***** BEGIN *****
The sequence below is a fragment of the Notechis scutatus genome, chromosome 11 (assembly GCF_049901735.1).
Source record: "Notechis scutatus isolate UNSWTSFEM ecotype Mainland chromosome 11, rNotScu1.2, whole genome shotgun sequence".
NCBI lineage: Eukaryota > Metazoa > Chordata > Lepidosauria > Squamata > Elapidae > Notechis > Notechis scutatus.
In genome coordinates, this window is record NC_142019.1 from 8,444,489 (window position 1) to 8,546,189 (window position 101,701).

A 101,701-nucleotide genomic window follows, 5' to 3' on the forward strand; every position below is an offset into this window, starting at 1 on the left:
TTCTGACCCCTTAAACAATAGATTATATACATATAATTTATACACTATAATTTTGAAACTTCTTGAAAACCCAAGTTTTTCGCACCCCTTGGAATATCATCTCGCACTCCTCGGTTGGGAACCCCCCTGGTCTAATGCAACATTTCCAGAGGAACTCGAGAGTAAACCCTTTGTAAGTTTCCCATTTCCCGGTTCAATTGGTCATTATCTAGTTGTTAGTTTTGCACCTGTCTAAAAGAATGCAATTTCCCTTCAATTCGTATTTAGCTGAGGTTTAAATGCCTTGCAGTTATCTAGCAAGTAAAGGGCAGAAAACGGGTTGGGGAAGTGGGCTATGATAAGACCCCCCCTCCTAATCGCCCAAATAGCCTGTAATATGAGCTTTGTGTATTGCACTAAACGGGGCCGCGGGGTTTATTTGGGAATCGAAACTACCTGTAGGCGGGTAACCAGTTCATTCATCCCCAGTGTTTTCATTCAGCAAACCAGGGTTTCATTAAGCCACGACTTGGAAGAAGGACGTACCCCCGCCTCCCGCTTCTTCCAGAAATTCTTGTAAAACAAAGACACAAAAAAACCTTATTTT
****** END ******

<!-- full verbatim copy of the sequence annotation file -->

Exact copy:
The sequence below is a fragment of the Notechis scutatus genome, chromosome 11 (assembly GCF_049901735.1).
Source record: "Notechis scutatus isolate UNSWTSFEM ecotype Mainland chromosome 11, rNotScu1.2, whole genome shotgun sequence".
NCBI lineage: Eukaryota > Metazoa > Chordata > Lepidosauria > Squamata > Elapidae > Notechis > Notechis scutatus.
In genome coordinates, this window is record NC_142019.1 from 8,444,489 (window position 1) to 8,546,189 (window position 101,701).

A 101,701-nucleotide genomic window follows, 5' to 3' on the forward strand; every position below is an offset into this window, starting at 1 on the left:
TTCTGACCCCTTAAACAATAGATTATATACATATAATTTATACACTATAATTTTGAAACTTCTTGAAAACCCAAGTTTTTCGCACCCCTTGGAATATCATCTCGCACTCCTCGGTTGGGAACCCCCCTGGTCTAATGCAACATTTCCAGAGGAACTCGAGAGTAAACCCTTTGTAAGTTTCCCATTTCCCGGTTCAATTGGTCATTATCTAGTTGTTAGTTTTGCACCTGTCTAAAAGAATGCAATTTCCCTTCAATTCGTATTTAGCTGAGGTTTAAATGCCTTGCAGTTATCTAGCAAGTAAAGGGCAGAAAACGGGTTGGGGAAGTGGGCTATGATAAGACCCCCCCTCCTAATCGCCCAAATAGCCTGTAATATGAGCTTTGTGTATTGCACTAAACGGGGCCGCGGGGTTTATTTGGGAATCGAAACTACCTGTAGGCGGGTAACCAGTTCATTCATCCCCAGTGTTTTCATTCAGCAAACCAGGGTTTCATTAAGCCACGACTTGGAAGAAGGACGTACCCCCGCCTCCCGCTTCTTCCAGAAATTCTTGTAAAACAAAGACACAAAAAAACCTTATTTT